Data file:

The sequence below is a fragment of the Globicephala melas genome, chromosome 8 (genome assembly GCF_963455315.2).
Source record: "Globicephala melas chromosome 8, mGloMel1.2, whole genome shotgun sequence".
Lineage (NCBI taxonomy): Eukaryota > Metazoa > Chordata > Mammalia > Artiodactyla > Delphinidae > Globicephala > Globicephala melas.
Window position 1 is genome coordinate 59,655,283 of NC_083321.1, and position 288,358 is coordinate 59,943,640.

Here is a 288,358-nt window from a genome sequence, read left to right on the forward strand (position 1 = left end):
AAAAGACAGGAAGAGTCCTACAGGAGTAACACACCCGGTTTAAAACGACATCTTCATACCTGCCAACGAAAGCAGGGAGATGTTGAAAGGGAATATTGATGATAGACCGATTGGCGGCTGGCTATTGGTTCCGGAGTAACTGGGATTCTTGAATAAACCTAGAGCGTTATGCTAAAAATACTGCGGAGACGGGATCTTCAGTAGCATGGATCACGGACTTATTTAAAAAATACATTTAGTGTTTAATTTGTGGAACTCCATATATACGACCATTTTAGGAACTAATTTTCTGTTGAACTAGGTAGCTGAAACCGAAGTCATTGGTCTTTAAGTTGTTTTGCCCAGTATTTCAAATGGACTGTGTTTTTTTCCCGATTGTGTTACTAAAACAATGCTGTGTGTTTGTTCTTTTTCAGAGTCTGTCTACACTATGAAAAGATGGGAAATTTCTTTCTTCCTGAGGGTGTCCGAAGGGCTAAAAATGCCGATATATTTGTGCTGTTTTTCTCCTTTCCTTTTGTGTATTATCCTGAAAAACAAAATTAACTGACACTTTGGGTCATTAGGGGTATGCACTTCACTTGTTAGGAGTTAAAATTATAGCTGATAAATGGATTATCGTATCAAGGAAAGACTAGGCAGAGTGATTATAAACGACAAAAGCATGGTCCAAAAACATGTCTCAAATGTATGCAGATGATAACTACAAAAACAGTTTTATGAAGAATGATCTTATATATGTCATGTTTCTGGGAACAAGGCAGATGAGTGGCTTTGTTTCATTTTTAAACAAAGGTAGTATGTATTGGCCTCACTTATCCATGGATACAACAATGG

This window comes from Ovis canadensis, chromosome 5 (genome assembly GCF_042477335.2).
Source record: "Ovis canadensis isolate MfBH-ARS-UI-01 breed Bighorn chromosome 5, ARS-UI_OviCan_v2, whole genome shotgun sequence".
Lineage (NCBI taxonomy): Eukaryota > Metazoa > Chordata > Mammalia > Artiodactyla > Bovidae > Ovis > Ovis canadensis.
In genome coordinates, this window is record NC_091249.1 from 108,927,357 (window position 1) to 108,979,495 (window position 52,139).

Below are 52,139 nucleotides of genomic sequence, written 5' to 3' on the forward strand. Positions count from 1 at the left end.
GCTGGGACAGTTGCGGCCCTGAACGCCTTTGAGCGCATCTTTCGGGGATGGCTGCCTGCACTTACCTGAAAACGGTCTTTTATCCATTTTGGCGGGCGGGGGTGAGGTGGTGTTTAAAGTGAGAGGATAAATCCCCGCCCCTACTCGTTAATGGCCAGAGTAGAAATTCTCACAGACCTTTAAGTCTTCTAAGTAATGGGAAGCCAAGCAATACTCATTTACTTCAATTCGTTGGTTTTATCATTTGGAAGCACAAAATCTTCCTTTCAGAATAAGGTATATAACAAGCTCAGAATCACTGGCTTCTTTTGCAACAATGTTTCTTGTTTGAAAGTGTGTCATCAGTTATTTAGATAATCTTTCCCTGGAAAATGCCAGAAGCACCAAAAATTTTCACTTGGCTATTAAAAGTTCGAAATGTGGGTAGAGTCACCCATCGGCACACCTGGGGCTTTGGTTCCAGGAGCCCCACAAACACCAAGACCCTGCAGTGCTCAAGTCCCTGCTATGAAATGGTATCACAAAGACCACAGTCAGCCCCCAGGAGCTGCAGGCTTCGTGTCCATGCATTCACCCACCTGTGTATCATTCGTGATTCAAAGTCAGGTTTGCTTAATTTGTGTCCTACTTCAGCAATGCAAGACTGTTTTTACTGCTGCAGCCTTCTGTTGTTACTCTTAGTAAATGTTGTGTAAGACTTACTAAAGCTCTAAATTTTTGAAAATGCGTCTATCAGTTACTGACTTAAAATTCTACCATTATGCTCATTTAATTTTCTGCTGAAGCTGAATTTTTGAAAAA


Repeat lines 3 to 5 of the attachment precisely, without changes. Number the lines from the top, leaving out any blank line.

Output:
Lineage (NCBI taxonomy): Eukaryota > Metazoa > Chordata > Mammalia > Artiodactyla > Delphinidae > Globicephala > Globicephala melas.
Window position 1 is genome coordinate 59,655,283 of NC_083321.1, and position 288,358 is coordinate 59,943,640.

Here is a 288,358-nt window from a genome sequence, read left to right on the forward strand (position 1 = left end):